Race is not about genetics; it is a social construct. Until about 570 years ago, the idea of race did not exist. These were some of the ideas advanced by Steven Lance Stoll, a sociologist, who gave a fast-paced and at times provocative presentation to the Pattaya City Expats Club on Sunday, January 18.
Steven Lance Stoll is a former Adjunct Professor of Social Sciences teaching Sociology at several colleges in the Jacksonville, Florida area until May 2014. He presently is teaching English in Chonburi.
Steven Lance Stoll tells his PCEC audience about the field of Sociology before presenting some very thought provoking issues on the subject of racism and how it came about.
Before he got on his primary topic of racism, Steven talked about sociology more generally. He defined sociology as “the systematic study of the groups and societies in which people live, how social structures and cultures are created and maintained or changed and how they affect our behaviour.”
Steven said that one of the basic characteristics of sociology is that it doesn’t see things as one-dimensional. Human beings are multi-faceted. Societal problems are multi-faceted. “If a black man in America can’t get a job, can we automatically conclude that it is because of racism?” His answer was “No” as there could be several factors involved; perhaps the man is over 50 or he has psychological problems.
MC Richard Silverberg presents the PCEC Certificate of Appreciation to Steven Lance Stoll for his fast-paced and at times provocative presentation.
Sociology is interested in social forces: the variables, trends and patterns that shape the social climate. Sociologists use scientific methods to track these forces. But because sociology deals with people and with forces that are less precise (and therefore harder to measure) than, say, chemistry, it is often not seen as a science, Steven explained. Sociology deals with human variation. Sociologists are interested in values and attitudes. Further, the structure of society affects people’s attitudes and behaviours.
Ren Lexander interviews Steven Lance Stoll for Pattaya Mail TV about his presentation to the PCEC. It can be seen on You Tube: https://www.youtube.com/watch?v=s1QzvXL3zDY
Steven said that humans are a single species. Homo sapiens have been around for 180,000 years. That is too short a period to be able to say that that what we view as different races is a phenomenon caused by genetics. Steven explained that race is a category of people who see themselves, and are seen by others, as different because of characteristics that are assumed to be innate and biologically inherited. Racism is the belief that another group is innately inferior to one’s own, Steven said. Racism can be hatred for another group even without the belief in inferiority.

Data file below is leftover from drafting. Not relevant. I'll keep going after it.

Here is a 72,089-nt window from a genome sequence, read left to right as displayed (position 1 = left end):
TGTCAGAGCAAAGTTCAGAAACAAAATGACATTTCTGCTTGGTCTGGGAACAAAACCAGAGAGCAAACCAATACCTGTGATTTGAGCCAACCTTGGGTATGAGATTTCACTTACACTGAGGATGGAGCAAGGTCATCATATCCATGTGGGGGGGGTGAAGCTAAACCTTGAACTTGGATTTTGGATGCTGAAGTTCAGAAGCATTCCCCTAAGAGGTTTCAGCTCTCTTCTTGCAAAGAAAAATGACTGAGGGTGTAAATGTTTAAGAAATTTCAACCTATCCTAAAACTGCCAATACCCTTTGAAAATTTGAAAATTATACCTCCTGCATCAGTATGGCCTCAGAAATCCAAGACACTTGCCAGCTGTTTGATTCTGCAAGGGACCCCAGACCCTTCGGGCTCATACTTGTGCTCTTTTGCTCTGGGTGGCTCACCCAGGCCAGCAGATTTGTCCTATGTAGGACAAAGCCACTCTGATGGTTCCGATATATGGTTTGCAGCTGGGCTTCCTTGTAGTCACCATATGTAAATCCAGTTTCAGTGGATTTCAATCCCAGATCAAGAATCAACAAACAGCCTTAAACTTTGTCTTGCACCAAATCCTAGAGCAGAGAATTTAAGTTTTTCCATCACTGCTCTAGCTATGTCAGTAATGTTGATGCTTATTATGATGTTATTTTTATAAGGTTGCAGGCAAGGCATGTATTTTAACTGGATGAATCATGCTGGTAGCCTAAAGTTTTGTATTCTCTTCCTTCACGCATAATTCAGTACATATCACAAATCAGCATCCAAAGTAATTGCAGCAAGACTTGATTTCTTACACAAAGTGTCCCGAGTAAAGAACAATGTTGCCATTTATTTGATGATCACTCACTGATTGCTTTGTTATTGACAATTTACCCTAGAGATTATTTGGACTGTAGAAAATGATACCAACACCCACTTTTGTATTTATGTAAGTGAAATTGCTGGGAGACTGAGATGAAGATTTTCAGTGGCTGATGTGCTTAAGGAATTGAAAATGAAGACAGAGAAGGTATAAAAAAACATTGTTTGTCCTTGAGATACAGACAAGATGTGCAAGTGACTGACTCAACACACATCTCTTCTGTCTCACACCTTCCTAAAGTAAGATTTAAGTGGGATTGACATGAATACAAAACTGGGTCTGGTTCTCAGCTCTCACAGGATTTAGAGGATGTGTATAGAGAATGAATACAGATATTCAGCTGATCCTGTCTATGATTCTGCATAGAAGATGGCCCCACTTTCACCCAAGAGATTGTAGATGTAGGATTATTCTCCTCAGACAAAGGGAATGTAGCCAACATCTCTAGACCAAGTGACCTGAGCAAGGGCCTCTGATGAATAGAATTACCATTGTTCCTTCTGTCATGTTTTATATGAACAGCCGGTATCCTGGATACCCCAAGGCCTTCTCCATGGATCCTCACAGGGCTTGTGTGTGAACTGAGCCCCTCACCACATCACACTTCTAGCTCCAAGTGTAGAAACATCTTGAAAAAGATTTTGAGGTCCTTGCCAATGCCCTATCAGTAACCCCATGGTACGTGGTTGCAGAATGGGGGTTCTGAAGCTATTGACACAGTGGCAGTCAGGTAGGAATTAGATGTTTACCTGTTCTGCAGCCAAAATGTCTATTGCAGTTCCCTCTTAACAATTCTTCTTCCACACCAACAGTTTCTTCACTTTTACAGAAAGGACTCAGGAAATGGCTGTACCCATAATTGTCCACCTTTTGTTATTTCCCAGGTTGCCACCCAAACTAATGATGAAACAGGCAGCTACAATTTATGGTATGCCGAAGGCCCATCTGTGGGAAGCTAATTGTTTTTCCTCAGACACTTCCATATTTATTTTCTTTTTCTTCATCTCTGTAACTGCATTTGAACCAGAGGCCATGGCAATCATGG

We all came from Africa. Steven explained that the people who moved from Africa to Europe found animals that could be domesticated like cows and sheep. So, they became successful farmers and ranchers instead of hunter gathers, which is why European societies advanced; it wasn’t because Europeans were a different or a better “race.” Because they were further away from the sun, the skins of Europeans became lighter. Then, Steven said, came colonialism by Europeans which began “raping” the world; they defined certain darker skinned people as inferior; racism and colonialism went hand in hand.
Attendees at the PCEC Sunday meeting pick up their free copy of Pattaya Mail, which is available at the end of the meeting.
In Steven’s opinion, breeding was part of slavery. People were bred to be strong, muscular slaves, not brain surgeons. The repercussions of this breeding extend through to today; it explains why a very high percentage of the professional basketball and football players in the U.S. are black. What is the difference between race and ethnicity? Steven said that an ethnic group is a category of people who see themselves and are seen by others as set apart because of cultural heritage or language. There are 150 distinct ethnic and racial groups in the U.S. today. In 20 years, white people will be in the minority. “But who cares?” he asked. Some people might see that as a problem, he explained, but he didn’t.
Jews are an ethnic group that is considered a race, mostly because they are defined by their religion. The lines between race, ethnicity and religion sometimes get blurred, Steven said. Most genocide has been based on race, ethnicity or religion. There are exceptions, such as the genocide in the killing fields of Cambodia. The genocide against Bosnian Muslims in Serbia in the former Yugoslavia in the 1990s is the only one that the world reacted to, Steven said.
During his talk, Steven also made several other observations regarding events in society including one that disease brought by the Spanish conquistadors aided in the conquering of the Aztec empire through depopulation; likewise, there used to be 100 million natives in the USA; now there are just two and half million.
After Steven’s presentation, MC Richard Silverberg brought everyone up to date on upcoming events and called on Roy Albiston to conduct the Open Forum, where questions are asked and answered about Expat living in Thailand, especially Pattaya.
For more information on the PCEC’s many activities, visit their website at www.pcecclub.org.